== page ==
[MCN-L] ‏‏RE: Notes from Fair Use Day

Amalyah Keshet [akeshet@imj.org.il] akeshet at imj.org.il
Wed Jan 13 17:45:32 UTC 2010


Thanks so much for your thorough report!  Great to have an MCN rep "embedded". 

By the way, Israel's new (2007) copyright law includes a combination of fair use AND fair dealing provisions.  So there are two .

You didn't report on the Google happy hour, however... or the "(Re)mixed drinks" at the Capitol City Brewery.  


‏‏מאת: ‏‏mcn-l-bounces at mcn.edu [mcn-l-bounces at mcn.edu] בשם Lesley Ellen Harris [lesleyeharris at comcast.net]
‏‏נשלח: ‏‏יום רביעי 13 ינואר 2010 17:25
‏‏אל: Museum Computer Network Listserv
‏‏נושא: [MCN-L] Notes from Fair Use Day

First, a huge thanks to Amalyah who keeps us all updated on copyright
events around the world.

As promised, some thoughts on World Fair Use Day in DC....

Yesterday, I abandoned my office for several hours to attend “The
First Annual World’s Fair Use Day” at the Newseum in Washington D.C.
It was organized by the D.C.-based non-profit consumer advocacy group,
Public Knowledge.  There is lots of information and coverage on this
event at http://worldsfairuseday.org/. I will limit my comments to
some personal musings (in chronological order as the day unfolded.)

First, I note, the event was free.

Second, Nina Paley (listed bio as filmmaker, animator, cartoonist and
copyright critic) wore a black short-sleeved t-shirt with the word:
©ensorship.  We know her perspective on copyright.  Nina did say that
her content is free online however she sells her CD’s.  Nina advocates
copyright reform and/or broader fair use.  Her comments were general
but she wants full use of all content for use in her own creations.
She is fine with others using her works in any manner.

Third, Dan Walsh, creator of Webcomic “Garfield Minus Garfield” is
happy to make money from his work, but through ads, as he does not
want to deal with licensing his own works.

Fourth, Pat Aufderheide, director of social media at American
University’s School of Communication and person behind the many best
practices guides on fair use for online video (remixes), education and
documentary filmmaking, proudly shared her work.  She mentioned future
guides including one on fair use best practices for research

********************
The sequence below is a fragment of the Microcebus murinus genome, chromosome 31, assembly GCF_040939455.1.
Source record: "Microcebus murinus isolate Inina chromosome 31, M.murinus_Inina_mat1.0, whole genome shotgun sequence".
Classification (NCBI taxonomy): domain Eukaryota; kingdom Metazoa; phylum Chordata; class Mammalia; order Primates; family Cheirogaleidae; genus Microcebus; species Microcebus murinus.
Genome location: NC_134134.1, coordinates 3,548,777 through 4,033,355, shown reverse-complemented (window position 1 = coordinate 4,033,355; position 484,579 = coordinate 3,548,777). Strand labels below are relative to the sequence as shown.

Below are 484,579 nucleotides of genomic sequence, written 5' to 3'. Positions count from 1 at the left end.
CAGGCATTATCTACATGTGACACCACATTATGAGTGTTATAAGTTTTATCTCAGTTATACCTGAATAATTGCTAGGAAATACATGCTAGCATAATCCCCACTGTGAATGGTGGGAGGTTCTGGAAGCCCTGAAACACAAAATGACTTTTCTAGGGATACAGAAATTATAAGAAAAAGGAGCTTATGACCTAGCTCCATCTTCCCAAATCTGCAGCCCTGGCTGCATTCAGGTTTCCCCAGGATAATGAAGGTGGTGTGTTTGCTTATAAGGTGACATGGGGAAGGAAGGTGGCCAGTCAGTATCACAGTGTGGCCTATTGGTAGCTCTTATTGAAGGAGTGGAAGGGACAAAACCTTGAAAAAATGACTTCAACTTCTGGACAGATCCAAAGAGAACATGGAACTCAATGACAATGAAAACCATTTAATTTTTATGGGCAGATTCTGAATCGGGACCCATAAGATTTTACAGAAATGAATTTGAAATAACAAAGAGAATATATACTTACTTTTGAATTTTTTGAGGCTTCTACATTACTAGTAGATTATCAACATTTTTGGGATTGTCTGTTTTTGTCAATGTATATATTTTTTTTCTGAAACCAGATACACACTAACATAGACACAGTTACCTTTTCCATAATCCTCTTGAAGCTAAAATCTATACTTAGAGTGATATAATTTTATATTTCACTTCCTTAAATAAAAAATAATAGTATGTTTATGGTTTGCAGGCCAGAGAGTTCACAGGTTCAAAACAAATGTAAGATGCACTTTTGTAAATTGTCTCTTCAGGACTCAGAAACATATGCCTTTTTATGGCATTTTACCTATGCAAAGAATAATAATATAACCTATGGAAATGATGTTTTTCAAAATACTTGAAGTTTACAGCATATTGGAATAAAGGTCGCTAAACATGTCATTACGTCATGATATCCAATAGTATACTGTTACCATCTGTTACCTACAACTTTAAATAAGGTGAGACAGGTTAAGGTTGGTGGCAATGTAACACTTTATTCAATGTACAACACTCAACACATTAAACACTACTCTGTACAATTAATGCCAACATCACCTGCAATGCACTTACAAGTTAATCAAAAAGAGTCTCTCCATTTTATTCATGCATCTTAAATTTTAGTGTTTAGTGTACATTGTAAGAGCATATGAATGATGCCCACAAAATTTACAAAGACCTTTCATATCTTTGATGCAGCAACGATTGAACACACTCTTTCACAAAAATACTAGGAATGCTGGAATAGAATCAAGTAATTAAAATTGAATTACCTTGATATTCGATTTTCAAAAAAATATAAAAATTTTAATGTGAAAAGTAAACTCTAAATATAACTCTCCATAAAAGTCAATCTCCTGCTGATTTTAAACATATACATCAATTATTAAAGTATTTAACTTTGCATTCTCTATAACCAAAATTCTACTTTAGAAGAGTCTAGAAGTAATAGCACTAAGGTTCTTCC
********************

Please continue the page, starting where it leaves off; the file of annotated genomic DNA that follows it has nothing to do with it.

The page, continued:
librarians.  Interesting guidelines and worth reading however remember
they are guidelines and not what the Supreme Court or the Copyright
Act is stating.  My own perspective:  having copyright compliance
policies are almost always helpful;  make sure your policies/
guidelines work within the policies and culture of your own

Fifth, Professor Peter Jaszi (AU Washington College of Law) words of
wisdom:  Best thing U.S. Congress can do is leave Section 107 on Fair
Use alone and leave us all to  interpret it.  Concurred by Tony
Falzone (Director of Fair Use Project and lecturer in Law at Stanford
Law School).  Tony also added:  ambiguity and flexibility = strength
behind fair use.

Sixth, internationally speaking, there was little discussion.  It was
mentioned that fair use as in the U.S. is uniquely American.  Also, it
is unlikely that fair use would ever be the international norm.
During my time today I heard no panellists speak about the fact that
fair use is likely/arguably broader in the U.S. than most elsewhere
(including fair dealing in other countries), and what happens with
national treatment and applying the standards in another country when
content (legally used in the U.S.) is an infringement in another
country?  Also missing from the discussions -- moral rights protection
which exist in most copyright laws around the world but only in a
minor manner in the U.S.  A relevant topic for online content use and
remixes and mash-ups and other situations where a fair use defense may
be claimed.

Seventh, a word from the U.S. administration.  White House Deputy
Chief Technology Officer, Andrew McLaughlin (also proud owner of a
Droid phone and former global public policy head for Google)
disclaimed anything he said could be held as representing the White
House.  He then said:  the administration is “serious about IP
enforcement”, fair use is not an excuse for infringement, and there is
a need to balance both sides of the copyright equation - reward
creators and have flexible fair use principles.

Lesley Ellen Harris
lesley at copyrightlaws.com

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